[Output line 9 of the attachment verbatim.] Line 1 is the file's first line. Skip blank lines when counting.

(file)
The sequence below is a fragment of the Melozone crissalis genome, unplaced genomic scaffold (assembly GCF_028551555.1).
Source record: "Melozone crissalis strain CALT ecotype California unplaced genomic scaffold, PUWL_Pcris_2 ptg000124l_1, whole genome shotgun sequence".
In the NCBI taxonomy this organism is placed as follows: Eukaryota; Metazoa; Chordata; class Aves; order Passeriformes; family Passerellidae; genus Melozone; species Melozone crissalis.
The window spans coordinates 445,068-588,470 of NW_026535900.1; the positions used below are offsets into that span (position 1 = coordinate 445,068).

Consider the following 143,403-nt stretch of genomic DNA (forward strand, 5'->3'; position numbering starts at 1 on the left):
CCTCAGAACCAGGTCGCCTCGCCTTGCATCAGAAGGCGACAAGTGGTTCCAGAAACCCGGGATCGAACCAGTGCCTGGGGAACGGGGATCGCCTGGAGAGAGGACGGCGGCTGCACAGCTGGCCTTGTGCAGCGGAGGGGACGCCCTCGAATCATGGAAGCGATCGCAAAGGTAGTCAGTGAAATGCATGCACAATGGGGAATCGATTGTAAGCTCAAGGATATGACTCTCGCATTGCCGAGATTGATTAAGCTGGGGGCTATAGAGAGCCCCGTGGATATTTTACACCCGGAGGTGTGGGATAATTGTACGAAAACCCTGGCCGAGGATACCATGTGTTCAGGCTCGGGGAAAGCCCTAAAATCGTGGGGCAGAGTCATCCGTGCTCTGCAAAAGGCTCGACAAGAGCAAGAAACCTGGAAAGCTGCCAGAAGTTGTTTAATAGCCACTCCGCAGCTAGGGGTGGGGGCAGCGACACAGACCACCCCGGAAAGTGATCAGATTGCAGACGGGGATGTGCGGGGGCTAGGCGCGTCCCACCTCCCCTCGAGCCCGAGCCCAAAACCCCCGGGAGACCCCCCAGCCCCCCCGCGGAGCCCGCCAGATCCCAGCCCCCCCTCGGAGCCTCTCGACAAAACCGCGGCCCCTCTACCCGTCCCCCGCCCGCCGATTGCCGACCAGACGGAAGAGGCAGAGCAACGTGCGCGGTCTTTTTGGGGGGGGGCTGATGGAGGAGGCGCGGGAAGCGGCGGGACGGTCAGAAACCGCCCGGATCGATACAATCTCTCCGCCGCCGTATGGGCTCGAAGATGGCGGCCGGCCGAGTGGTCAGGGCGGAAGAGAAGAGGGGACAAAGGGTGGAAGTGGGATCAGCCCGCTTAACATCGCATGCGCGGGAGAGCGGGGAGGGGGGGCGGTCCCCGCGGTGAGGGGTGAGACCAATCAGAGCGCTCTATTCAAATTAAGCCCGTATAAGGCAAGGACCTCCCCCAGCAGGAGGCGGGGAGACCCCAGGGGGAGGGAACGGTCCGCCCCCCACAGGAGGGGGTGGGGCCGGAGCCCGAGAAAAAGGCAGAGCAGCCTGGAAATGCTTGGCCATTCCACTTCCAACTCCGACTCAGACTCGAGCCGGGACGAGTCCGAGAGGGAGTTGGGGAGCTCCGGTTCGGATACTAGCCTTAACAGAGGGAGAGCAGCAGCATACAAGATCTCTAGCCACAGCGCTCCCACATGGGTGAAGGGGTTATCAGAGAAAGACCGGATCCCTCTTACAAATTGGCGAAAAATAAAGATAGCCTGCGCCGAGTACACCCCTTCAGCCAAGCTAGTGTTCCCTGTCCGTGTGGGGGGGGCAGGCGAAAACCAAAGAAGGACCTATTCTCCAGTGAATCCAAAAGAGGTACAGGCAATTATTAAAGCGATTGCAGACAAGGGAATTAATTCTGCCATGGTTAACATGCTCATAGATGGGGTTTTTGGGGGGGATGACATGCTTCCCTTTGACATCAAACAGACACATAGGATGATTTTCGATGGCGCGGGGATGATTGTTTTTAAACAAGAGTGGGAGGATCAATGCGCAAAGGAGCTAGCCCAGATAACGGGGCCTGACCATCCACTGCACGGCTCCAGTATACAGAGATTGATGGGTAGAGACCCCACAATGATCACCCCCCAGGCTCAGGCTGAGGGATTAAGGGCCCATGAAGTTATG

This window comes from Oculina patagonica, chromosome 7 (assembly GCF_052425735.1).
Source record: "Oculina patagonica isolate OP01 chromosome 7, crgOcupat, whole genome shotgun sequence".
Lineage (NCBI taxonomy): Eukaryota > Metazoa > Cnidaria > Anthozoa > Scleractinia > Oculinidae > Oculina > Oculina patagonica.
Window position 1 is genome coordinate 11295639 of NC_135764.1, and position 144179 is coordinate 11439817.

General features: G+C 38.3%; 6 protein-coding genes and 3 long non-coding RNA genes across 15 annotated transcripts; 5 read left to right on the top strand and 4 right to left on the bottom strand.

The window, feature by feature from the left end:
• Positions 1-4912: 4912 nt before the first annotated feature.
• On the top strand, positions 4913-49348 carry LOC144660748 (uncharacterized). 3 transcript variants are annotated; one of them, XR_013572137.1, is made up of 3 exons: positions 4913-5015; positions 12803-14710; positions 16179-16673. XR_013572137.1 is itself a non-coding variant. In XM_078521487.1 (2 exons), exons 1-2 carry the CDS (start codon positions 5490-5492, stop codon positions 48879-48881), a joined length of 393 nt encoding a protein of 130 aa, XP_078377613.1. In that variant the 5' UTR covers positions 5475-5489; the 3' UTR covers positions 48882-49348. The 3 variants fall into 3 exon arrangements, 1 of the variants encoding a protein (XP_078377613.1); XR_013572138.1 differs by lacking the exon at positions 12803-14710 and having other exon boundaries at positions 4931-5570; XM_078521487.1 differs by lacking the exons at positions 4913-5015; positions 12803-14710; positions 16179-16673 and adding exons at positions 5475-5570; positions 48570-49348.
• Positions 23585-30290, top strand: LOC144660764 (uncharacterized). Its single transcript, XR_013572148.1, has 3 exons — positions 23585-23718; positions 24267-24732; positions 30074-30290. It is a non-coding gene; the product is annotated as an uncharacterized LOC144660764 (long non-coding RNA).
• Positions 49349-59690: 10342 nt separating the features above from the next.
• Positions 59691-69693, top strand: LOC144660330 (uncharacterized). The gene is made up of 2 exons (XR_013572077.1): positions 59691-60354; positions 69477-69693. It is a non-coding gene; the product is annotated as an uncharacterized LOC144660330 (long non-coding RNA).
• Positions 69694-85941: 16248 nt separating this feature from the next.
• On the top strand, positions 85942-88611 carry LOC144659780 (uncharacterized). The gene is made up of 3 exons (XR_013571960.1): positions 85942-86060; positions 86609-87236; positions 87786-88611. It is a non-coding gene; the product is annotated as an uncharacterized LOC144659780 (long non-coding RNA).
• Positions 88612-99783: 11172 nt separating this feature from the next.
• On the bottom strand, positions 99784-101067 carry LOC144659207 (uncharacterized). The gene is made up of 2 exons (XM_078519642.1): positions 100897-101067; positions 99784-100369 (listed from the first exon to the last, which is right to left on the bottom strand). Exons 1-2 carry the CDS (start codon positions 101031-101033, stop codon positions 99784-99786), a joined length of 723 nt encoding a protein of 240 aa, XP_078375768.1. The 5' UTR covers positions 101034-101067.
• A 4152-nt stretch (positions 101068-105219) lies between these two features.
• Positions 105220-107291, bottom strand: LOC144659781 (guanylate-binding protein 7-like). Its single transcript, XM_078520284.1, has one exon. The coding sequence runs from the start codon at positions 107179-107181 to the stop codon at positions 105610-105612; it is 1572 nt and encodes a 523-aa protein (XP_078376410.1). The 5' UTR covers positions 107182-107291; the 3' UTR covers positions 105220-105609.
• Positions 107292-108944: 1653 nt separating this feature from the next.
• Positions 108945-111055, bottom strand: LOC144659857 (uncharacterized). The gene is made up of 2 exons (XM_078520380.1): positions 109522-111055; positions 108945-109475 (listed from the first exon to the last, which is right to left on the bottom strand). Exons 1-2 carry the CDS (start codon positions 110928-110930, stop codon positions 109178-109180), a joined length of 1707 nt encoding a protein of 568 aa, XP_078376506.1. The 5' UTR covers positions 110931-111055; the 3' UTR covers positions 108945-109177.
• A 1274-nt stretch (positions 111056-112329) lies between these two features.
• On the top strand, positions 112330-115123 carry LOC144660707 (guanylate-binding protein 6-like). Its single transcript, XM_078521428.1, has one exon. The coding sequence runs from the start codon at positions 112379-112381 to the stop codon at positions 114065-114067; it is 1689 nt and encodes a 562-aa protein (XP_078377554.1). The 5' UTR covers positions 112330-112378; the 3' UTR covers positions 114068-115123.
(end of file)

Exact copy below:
Lineage (NCBI taxonomy): Eukaryota > Metazoa > Cnidaria > Anthozoa > Scleractinia > Oculinidae > Oculina > Oculina patagonica.